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  • Hyperintensionality and Normativity.Federico L. G. Faroldi - 2019 - Cham, Switzerland: Springer Verlag.
    Presenting the first comprehensive, in-depth study of hyperintensionality, this book equips readers with the basic tools needed to appreciate some of current and future debates in the philosophy of language, semantics, and metaphysics. After introducing and explaining the major approaches to hyperintensionality found in the literature, the book tackles its systematic connections to normativity and offers some contributions to the current debates. The book offers undergraduate and graduate students an essential introduction to the topic, while also helping professionals in related (...)
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  • Diamonds Are Forever.Cian Dorr & Jeremy Goodman - 2020 - Noûs 54 (3):632-665.
    We defend the thesis that every necessarily true proposition is always true. Since not every proposition that is always true is necessarily true, our thesis is at odds with theories of modality and time, such as those of Kit Fine and David Kaplan, which posit a fundamental symmetry between modal and tense operators. According to such theories, just as it is a contingent matter what is true at a given time, it is likewise a temporary matter what is true at (...)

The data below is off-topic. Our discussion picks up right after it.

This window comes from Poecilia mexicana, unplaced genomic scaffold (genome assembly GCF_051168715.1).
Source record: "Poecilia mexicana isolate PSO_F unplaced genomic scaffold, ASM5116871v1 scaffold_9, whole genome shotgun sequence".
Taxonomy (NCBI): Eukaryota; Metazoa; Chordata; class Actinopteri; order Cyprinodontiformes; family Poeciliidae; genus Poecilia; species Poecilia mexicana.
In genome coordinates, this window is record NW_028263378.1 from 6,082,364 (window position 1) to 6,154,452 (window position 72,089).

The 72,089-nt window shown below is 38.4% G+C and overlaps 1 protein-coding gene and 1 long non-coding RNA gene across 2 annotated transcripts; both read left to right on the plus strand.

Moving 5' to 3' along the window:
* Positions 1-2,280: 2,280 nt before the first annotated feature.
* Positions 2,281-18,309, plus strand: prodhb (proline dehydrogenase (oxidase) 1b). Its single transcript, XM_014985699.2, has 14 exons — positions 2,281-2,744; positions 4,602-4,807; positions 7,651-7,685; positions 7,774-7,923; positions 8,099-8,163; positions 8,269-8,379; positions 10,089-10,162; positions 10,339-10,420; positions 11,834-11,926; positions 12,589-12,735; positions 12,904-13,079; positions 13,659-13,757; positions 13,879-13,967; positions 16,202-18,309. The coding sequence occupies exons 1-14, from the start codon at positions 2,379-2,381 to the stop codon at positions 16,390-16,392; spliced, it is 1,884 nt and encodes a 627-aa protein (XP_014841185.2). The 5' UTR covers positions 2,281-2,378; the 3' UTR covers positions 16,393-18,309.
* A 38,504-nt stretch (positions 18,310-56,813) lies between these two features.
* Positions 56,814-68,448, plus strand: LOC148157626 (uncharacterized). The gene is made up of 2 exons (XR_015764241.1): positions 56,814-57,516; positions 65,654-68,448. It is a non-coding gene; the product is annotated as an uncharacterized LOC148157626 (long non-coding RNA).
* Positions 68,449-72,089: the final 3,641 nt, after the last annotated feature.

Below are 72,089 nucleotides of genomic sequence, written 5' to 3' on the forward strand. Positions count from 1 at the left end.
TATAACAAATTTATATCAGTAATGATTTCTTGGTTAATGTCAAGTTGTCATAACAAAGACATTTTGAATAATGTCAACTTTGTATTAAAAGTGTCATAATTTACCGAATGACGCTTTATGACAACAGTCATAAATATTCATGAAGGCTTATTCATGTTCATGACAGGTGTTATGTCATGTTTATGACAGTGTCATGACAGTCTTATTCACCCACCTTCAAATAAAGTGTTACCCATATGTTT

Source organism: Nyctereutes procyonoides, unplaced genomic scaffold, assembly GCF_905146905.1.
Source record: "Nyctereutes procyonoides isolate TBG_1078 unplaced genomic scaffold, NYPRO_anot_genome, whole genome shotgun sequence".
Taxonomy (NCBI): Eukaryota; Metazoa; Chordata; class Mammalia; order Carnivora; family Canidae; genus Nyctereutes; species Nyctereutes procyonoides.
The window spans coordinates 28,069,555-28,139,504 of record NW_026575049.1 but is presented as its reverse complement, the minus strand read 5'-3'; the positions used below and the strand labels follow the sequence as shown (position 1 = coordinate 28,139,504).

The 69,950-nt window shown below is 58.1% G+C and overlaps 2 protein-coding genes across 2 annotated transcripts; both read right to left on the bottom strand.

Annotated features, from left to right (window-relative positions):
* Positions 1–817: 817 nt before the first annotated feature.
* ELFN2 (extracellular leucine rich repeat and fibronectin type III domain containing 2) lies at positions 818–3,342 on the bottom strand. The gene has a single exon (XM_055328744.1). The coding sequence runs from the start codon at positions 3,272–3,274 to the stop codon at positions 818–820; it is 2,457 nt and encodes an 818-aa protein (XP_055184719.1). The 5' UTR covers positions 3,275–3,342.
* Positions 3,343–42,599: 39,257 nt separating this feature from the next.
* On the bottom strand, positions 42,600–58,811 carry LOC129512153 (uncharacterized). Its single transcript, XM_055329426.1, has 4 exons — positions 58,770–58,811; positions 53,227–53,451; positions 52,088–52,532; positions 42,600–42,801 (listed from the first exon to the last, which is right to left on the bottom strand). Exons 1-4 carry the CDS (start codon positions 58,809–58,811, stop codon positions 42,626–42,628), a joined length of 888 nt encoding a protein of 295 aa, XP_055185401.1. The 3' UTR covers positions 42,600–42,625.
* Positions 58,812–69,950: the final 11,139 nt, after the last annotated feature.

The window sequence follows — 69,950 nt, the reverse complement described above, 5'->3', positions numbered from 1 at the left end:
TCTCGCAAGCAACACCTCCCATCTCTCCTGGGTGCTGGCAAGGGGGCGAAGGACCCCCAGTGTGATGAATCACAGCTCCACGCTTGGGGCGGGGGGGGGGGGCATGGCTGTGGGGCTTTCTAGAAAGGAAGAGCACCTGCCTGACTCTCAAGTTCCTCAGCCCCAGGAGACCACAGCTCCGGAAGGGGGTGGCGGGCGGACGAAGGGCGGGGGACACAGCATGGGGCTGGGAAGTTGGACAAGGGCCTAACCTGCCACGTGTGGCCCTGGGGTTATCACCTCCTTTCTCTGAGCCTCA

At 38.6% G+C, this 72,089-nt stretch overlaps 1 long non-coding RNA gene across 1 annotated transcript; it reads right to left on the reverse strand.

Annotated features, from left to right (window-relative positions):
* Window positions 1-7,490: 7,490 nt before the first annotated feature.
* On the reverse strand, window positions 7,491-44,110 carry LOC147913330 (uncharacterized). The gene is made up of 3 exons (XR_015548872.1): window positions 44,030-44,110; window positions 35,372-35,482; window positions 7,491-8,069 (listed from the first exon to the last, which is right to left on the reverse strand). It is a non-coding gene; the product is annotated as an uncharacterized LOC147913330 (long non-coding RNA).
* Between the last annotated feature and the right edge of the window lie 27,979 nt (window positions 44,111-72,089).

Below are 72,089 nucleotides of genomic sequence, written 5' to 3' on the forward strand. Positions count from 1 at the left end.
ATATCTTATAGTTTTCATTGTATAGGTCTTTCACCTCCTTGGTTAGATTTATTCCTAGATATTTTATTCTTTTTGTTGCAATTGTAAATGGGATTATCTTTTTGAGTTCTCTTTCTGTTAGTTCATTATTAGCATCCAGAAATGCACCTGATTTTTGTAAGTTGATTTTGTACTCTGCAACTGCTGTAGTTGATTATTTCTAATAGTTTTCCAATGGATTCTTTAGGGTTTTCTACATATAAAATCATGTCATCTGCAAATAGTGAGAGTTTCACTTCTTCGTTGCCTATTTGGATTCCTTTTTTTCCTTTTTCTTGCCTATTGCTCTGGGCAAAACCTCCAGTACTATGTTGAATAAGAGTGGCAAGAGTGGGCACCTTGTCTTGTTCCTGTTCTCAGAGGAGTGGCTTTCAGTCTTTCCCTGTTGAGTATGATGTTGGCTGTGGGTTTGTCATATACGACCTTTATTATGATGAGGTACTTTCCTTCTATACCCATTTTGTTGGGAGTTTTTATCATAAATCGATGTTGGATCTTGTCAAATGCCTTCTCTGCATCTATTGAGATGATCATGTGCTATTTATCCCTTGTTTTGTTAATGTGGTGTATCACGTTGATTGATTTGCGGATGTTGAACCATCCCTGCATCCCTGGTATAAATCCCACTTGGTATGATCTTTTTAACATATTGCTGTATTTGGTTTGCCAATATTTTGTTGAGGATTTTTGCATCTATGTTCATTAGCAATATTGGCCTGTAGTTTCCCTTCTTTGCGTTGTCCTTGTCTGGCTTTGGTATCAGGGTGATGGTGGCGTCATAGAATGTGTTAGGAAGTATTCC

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  • How Not to State T-Sentences.Volker Halbach - 2006 - Analysis 66 (4):276–280.
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  • The Price of Inscrutability.J. R. G. Williams - 2008 - Noûs 42 (4):600 - 641.
  • An Update of Tarski: Two Usages of the Word “True”.Zhen Zhao - forthcoming - Journal of Logic, Language and Information:1-19.
    This paper is based on Tarski’s theory of truth. The purpose of this paper is to solve the liar paradox and keep both of the deductive power of classical logic and the expressive power of the word “true” in natural language. The key of this paper lies in the distinction between the predicate usage and the operator usage of the word “true”. The truth operator is primarily used for characterizing the semantics of the language. Then, we do not need the (...)